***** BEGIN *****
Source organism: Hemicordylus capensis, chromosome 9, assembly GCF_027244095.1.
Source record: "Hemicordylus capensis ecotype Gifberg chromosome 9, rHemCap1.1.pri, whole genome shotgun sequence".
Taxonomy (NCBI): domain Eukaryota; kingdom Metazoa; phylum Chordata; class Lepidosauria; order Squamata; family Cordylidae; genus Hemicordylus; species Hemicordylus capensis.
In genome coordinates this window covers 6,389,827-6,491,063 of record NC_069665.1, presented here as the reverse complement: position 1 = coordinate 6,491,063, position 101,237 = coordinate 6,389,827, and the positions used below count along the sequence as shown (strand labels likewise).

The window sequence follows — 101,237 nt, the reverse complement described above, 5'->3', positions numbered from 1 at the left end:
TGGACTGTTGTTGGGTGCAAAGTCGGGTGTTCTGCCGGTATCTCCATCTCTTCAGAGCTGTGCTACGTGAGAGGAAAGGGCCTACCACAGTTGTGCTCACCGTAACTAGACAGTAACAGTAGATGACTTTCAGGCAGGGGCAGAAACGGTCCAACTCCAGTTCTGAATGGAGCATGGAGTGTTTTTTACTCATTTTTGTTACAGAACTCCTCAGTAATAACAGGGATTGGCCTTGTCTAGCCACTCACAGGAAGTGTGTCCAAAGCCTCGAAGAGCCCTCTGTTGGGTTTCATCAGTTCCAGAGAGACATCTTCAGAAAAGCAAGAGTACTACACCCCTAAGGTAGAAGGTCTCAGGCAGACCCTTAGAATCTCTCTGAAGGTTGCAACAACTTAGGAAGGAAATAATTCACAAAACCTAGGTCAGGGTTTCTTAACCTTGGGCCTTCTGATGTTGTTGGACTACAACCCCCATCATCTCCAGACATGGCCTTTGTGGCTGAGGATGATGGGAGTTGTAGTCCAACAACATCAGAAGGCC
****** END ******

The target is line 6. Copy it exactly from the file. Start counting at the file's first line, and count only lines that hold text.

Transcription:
TGGACTGTTGTTGGGTGCAAAGTCGGGTGTTCTGCCGGTATCTCCATCTCTTCAGAGCTGTGCTACGTGAGAGGAAAGGGCCTACCACAGTTGTGCTCACCGTAACTAGACAGTAACAGTAGATGACTTTCAGGCAGGGGCAGAAACGGTCCAACTCCAGTTCTGAATGGAGCATGGAGTGTTTTTTACTCATTTTTGTTACAGAACTCCTCAGTAATAACAGGGATTGGCCTTGTCTAGCCACTCACAGGAAGTGTGTCCAAAGCCTCGAAGAGCCCTCTGTTGGGTTTCATCAGTTCCAGAGAGACATCTTCAGAAAAGCAAGAGTACTACACCCCTAAGGTAGAAGGTCTCAGGCAGACCCTTAGAATCTCTCTGAAGGTTGCAACAACTTAGGAAGGAAATAATTCACAAAACCTAGGTCAGGGTTTCTTAACCTTGGGCCTTCTGATGTTGTTGGACTACAACCCCCATCATCTCCAGACATGGCCTTTGTGGCTGAGGATGATGGGAGTTGTAGTCCAACAACATCAGAAGGCC